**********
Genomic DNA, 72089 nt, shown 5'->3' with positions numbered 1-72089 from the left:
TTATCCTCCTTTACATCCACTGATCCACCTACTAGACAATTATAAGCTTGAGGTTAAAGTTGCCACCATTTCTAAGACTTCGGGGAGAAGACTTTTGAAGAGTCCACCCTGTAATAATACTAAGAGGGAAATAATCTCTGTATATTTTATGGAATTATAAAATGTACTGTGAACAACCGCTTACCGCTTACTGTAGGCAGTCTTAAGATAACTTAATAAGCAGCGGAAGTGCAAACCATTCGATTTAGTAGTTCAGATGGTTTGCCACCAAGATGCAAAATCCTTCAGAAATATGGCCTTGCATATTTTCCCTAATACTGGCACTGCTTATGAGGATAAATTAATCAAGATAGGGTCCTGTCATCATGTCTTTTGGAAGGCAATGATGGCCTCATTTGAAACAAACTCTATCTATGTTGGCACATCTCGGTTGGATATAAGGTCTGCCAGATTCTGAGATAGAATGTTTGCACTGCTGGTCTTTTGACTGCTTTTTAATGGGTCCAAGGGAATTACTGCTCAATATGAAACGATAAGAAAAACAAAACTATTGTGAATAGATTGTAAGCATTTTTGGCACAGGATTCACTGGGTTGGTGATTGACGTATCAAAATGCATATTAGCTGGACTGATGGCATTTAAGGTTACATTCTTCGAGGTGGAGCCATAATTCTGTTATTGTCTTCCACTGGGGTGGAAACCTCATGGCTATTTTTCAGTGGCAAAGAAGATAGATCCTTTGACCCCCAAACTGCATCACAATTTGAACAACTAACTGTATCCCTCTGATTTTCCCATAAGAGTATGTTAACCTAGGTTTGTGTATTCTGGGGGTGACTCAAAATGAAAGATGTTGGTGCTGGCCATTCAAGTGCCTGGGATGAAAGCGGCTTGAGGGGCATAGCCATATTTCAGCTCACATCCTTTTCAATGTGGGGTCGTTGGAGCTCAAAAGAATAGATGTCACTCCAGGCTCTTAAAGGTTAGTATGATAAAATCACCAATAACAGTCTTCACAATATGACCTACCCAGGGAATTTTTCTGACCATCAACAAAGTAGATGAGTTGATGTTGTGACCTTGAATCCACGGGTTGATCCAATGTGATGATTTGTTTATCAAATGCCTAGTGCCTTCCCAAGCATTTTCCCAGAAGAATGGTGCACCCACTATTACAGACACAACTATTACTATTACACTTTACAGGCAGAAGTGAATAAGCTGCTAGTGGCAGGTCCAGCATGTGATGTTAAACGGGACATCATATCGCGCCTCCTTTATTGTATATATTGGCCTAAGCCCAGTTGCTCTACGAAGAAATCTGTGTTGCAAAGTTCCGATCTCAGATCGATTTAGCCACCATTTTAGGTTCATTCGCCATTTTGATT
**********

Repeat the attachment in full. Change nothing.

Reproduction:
Genomic DNA, 72089 nt, shown 5'->3' with positions numbered 1-72089 from the left:
TTATCCTCCTTTACATCCACTGATCCACCTACTAGACAATTATAAGCTTGAGGTTAAAGTTGCCACCATTTCTAAGACTTCGGGGAGAAGACTTTTGAAGAGTCCACCCTGTAATAATACTAAGAGGGAAATAATCTCTGTATATTTTATGGAATTATAAAATGTACTGTGAACAACCGCTTACCGCTTACTGTAGGCAGTCTTAAGATAACTTAATAAGCAGCGGAAGTGCAAACCATTCGATTTAGTAGTTCAGATGGTTTGCCACCAAGATGCAAAATCCTTCAGAAATATGGCCTTGCATATTTTCCCTAATACTGGCACTGCTTATGAGGATAAATTAATCAAGATAGGGTCCTGTCATCATGTCTTTTGGAAGGCAATGATGGCCTCATTTGAAACAAACTCTATCTATGTTGGCACATCTCGGTTGGATATAAGGTCTGCCAGATTCTGAGATAGAATGTTTGCACTGCTGGTCTTTTGACTGCTTTTTAATGGGTCCAAGGGAATTACTGCTCAATATGAAACGATAAGAAAAACAAAACTATTGTGAATAGATTGTAAGCATTTTTGGCACAGGATTCACTGGGTTGGTGATTGACGTATCAAAATGCATATTAGCTGGACTGATGGCATTTAAGGTTACATTCTTCGAGGTGGAGCCATAATTCTGTTATTGTCTTCCACTGGGGTGGAAACCTCATGGCTATTTTTCAGTGGCAAAGAAGATAGATCCTTTGACCCCCAAACTGCATCACAATTTGAACAACTAACTGTATCCCTCTGATTTTCCCATAAGAGTATGTTAACCTAGGTTTGTGTATTCTGGGGGTGACTCAAAATGAAAGATGTTGGTGCTGGCCATTCAAGTGCCTGGGATGAAAGCGGCTTGAGGGGCATAGCCATATTTCAGCTCACATCCTTTTCAATGTGGGGTCGTTGGAGCTCAAAAGAATAGATGTCACTCCAGGCTCTTAAAGGTTAGTATGATAAAATCACCAATAACAGTCTTCACAATATGACCTACCCAGGGAATTTTTCTGACCATCAACAAAGTAGATGAGTTGATGTTGTGACCTTGAATCCACGGGTTGATCCAATGTGATGATTTGTTTATCAAATGCCTAGTGCCTTCCCAAGCATTTTCCCAGAAGAATGGTGCACCCACTATTACAGACACAACTATTACTATTACACTTTACAGGCAGAAGTGAATAAGCTGCTAGTGGCAGGTCCAGCATGTGATGTTAAACGGGACATCATATCGCGCCTCCTTTATTGTATATATTGGCCTAAGCCCAGTTGCTCTACGAAGAAATCTGTGTTGCAAAGTTCCGATCTCAGATCGATTTAGCCACCATTTTAGGTTCATTCGCCATTTTGATT